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Earth Science

Chilean Earthquake Shortened Earth's Day 374

Posted by kdawson
from the ice-skater-effect dept.
ailnlv writes "Days on Earth just got shorter. The recent earthquake in Chile shifted the planet's axis by about 8 cm and shortened days by 1.26 microseconds 'The changes can be modeled, though they're difficult to detect physically given their small size. ... Some changes may be more obvious, and islands may have shifted. ... Santa Maria Island off the coast near Concepcion, Chile’s second-largest city, may have been raised 2 meters (6 feet) as a result of the latest quake ...'"
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Chilean Earthquake Shortened Earth's Day

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  • Re:GPS affected? (Score:5, Insightful)

    by feepness (543479) on Tuesday March 02, 2010 @12:59AM (#31326558) Homepage
    If it was traveling at 400 miles per hour, 1.26 microseconds is 0.007 inches. I am assuming that is within detonation radius.
  • by zygotic mitosis (833691) on Tuesday March 02, 2010 @01:01AM (#31326570)
    Remember, this is only what a model predicts, unlike what the headline suggests. And anyway, I think even if the quake had effects on day length and/or axis, another quake somewhere else on Earth sets it back a little. It averages out to what we witness. Earth is a dynamic place.
  • Re:GPS affected? (Score:3, Insightful)

    by T Murphy (1054674) on Tuesday March 02, 2010 @01:50AM (#31326864) Journal
    More people die in car accidents every single day than died in this earthquake. What is with all this sensationalism about such an insignificant event. </sarcasm>
  • by sleeping143 (1523137) on Tuesday March 02, 2010 @01:59AM (#31326896)

    Just because a phenomenon is measurable doesn't mean it's significant.

  • Re:I say everyone (Score:1, Insightful)

    by Anonymous Coward on Tuesday March 02, 2010 @03:29AM (#31327224)

    I wonder... Compare the total weight of the entire chinese population to the total weight of the entire population of the US. Who's heavier?

    To further stray from topic...

    US Population: 310 million (rounded up)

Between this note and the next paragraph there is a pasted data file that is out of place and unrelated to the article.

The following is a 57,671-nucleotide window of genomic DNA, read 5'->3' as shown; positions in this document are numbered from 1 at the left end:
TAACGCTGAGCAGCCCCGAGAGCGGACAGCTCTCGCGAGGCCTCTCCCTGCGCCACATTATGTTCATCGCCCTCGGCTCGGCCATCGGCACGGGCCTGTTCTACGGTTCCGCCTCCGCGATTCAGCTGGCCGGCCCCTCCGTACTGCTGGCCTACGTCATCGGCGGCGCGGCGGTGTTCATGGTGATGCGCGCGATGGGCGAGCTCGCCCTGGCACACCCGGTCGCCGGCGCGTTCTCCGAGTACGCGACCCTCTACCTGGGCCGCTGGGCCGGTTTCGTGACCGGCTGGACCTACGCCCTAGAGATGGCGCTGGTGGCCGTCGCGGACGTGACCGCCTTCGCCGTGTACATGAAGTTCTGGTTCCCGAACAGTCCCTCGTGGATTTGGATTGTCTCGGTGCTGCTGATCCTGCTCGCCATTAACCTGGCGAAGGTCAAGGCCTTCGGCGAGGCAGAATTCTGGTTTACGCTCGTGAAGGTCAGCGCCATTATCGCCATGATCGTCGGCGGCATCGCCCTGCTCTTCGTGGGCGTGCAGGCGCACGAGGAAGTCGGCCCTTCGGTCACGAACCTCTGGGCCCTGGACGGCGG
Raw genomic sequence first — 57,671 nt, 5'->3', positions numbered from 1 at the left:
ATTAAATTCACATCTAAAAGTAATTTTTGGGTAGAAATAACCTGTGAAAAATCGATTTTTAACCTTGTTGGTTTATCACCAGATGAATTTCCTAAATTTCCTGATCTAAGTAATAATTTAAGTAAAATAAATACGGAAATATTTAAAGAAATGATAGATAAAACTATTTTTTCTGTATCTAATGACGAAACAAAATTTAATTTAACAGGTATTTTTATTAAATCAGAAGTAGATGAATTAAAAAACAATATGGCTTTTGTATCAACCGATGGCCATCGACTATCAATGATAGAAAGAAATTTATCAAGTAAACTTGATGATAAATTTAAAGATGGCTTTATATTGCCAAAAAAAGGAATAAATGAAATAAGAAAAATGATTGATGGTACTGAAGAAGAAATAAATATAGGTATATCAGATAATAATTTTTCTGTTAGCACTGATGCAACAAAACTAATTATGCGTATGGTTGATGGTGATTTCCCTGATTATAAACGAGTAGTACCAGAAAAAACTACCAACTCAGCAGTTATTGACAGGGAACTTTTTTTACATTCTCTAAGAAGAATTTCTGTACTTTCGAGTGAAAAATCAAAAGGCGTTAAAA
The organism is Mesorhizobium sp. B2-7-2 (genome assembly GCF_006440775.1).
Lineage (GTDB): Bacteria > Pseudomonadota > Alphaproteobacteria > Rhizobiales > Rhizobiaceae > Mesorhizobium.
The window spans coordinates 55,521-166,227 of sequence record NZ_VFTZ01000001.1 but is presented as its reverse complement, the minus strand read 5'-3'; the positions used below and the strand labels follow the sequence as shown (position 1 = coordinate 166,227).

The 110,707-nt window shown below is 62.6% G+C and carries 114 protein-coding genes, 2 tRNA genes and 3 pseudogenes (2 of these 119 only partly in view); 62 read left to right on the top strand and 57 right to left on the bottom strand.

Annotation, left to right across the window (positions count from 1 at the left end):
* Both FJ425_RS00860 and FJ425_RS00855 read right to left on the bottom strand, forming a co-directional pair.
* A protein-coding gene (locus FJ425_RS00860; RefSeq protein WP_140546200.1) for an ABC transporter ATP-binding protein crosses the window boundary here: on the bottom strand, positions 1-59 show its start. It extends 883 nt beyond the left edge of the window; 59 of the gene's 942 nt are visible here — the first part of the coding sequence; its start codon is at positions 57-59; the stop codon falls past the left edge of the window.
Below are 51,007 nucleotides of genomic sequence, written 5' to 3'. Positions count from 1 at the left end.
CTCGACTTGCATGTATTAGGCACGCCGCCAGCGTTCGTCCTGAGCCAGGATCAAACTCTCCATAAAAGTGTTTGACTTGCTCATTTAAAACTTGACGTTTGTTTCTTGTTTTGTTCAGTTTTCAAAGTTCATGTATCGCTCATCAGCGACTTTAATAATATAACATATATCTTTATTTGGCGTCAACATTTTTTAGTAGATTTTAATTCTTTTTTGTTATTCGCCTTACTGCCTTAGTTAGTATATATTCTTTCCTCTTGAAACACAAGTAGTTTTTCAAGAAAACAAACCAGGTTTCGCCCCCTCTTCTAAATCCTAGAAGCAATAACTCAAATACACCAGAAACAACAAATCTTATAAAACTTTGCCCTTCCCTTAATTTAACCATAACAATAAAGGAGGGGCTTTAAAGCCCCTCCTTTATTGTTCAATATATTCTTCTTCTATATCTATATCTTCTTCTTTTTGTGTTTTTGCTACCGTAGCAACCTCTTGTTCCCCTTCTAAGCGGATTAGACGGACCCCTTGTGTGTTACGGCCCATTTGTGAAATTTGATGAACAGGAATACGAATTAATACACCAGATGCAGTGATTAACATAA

China Population: 1,335 million (rounded down)
    Avg US weight: 300 lbs (way, way high to prove point, including kids...)
    Avg Chinese weight: 100 lbs (maybe about accurate for population avg weight?)
    Total US weight: 93,000 million lbs
    Total China weight: 133,500 million lbs

    According to my figures, avg weight in the US (including kids) would have to be around 430 lbs to equal the amount of china's total population weight if they average 100 lbs. There are almost 4.5 Chinese people to every US person.

    Realistically, the average US adult weight is probably around 175 lbs, (about 200ish for men, and about 150ish for women). I would guess (from my quick search) that avg Chinese adult weight is around 135 lbs.

  • by butlerm (3112) on Tuesday March 02, 2010 @04:30AM (#31327476)

    theoretically it's not completely impossible that underground nuclear testing has something to do with the specifics of any earthquakes since the 1950s or so.

    No doubt. Theoretically, it is an absolute certainty that the migration of swallows to Capistrano has something to do with the specifics of every earthquake for centuries now.

  • by jonaskoelker (922170) <jonaskoelker AT gnu DOT org> on Tuesday March 02, 2010 @05:23AM (#31327700) Homepage

    More people die in car accidents every single day than died in this earthquake.

    And that, I think, is actually a real problem---it would be really great if you could somehow get people to drive a bit more safely. It'd save a lot of lives, including the lives of a bunch of productive citizens, i.e. it'd also bring more material wealth for everybody.

    Yeah, sure, that shouldn't take the spotlight away from a recent significant event (which also has a lot of wounded and property damage).

    But maybe it's something worth pouring resources into?

  • Its Ok, (Score:5, Insightful)

    by Jarik C-Bol (894741) on Tuesday March 02, 2010 @09:19AM (#31328774)
    Its ok though, because it offset the effect of the three gorges dam in china, which made the days longer. http://www.theenergylibrary.com/node/11435 [theenergylibrary.com] sure, that dam lengthened the day by less than the earthquake shortened it, but we also have to account for other dams that have lengthened days.

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